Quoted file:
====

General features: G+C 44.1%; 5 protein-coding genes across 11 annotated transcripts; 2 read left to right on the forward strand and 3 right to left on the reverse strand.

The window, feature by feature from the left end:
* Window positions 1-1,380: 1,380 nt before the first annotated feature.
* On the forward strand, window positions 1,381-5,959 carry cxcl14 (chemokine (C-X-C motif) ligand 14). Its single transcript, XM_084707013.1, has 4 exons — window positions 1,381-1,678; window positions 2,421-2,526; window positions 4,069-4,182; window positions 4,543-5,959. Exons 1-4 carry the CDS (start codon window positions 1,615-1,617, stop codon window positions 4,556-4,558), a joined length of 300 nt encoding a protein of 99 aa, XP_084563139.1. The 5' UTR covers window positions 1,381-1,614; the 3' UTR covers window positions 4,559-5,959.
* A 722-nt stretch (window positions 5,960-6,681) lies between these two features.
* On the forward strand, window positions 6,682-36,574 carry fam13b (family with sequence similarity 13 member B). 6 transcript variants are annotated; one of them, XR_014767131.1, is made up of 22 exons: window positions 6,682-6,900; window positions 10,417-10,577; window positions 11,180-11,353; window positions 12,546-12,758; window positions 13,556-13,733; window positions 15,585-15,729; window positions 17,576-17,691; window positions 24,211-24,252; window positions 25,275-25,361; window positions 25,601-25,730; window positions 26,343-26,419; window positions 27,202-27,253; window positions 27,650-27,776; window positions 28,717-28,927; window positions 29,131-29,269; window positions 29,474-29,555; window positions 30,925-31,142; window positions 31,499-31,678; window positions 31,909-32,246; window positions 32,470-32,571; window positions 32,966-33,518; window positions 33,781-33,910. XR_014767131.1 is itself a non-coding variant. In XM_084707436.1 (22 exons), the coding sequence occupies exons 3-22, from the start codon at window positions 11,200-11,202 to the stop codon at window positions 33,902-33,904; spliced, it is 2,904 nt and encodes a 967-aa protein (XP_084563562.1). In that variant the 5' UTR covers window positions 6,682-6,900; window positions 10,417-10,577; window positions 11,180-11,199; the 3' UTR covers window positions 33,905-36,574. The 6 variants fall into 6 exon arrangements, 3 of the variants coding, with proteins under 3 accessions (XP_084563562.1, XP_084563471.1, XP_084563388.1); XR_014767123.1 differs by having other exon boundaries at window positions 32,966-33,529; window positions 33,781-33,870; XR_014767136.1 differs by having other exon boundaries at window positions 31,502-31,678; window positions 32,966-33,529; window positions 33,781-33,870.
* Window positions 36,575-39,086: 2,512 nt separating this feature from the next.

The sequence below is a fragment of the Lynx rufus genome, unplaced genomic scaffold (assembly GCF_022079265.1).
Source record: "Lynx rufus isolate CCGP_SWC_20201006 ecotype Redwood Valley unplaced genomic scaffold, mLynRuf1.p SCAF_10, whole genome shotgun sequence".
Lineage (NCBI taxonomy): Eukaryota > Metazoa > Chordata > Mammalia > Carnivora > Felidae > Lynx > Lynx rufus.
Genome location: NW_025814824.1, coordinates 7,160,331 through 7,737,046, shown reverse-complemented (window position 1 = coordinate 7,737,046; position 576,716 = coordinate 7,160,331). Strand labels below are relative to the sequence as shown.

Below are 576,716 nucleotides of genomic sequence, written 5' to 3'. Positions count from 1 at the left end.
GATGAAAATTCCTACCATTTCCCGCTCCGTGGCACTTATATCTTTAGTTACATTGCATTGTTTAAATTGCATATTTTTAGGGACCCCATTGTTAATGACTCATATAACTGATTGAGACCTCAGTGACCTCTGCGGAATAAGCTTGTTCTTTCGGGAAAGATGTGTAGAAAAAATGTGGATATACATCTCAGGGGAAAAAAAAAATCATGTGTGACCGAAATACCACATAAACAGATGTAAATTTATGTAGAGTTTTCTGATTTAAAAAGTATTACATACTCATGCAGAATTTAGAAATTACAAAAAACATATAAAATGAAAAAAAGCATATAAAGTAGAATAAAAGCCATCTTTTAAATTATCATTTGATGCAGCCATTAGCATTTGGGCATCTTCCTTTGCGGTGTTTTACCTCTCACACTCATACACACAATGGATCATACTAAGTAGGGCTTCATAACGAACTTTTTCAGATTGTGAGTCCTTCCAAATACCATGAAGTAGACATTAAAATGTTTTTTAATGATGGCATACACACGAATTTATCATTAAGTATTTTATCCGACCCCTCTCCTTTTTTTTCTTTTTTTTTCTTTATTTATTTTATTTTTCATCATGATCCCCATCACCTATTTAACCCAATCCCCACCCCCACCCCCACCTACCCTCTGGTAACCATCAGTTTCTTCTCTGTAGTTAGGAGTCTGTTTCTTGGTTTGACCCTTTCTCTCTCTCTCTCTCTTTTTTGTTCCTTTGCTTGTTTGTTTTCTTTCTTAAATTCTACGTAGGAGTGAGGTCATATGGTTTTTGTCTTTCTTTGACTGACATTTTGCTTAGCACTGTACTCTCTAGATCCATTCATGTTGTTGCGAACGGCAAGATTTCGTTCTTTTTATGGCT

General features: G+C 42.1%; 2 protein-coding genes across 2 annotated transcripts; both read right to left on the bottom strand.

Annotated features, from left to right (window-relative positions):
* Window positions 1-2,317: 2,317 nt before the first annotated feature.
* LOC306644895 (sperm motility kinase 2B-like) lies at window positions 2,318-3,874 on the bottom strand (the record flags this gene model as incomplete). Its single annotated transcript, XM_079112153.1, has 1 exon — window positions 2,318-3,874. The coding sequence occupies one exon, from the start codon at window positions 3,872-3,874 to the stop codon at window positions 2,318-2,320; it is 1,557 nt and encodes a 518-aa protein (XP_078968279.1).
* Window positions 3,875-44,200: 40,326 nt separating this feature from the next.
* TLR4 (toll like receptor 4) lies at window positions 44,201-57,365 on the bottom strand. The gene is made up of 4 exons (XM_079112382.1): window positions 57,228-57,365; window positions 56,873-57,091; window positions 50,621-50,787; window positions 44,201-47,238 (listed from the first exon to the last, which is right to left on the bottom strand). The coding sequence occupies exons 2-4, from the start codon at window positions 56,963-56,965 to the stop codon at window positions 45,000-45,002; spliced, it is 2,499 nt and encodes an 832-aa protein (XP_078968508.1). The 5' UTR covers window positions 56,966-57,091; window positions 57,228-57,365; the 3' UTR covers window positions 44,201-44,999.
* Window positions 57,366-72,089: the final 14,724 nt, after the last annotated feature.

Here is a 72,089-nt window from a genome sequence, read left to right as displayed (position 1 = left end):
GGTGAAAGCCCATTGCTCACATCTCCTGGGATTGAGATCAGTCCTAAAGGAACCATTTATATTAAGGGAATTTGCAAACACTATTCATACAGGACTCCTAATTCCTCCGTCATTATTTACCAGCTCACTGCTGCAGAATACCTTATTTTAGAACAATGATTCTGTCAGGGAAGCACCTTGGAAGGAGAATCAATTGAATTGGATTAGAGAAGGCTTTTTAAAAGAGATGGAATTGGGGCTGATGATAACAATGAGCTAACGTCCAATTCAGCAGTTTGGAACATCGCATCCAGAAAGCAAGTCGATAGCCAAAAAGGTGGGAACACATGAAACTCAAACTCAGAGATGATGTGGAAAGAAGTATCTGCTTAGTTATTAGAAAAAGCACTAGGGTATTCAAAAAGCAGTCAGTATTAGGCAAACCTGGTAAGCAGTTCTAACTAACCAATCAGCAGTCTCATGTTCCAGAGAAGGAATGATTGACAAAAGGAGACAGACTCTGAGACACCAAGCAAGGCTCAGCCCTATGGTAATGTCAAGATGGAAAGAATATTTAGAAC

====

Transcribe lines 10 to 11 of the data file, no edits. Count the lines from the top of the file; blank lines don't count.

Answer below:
Lineage (NCBI taxonomy): Eukaryota > Metazoa > Chordata > Mammalia > Carnivora > Felidae > Lynx > Lynx rufus.
Genome location: NW_025814824.1, coordinates 7,160,331 through 7,737,046, shown reverse-complemented (window position 1 = coordinate 7,737,046; position 576,716 = coordinate 7,160,331). Strand labels below are relative to the sequence as shown.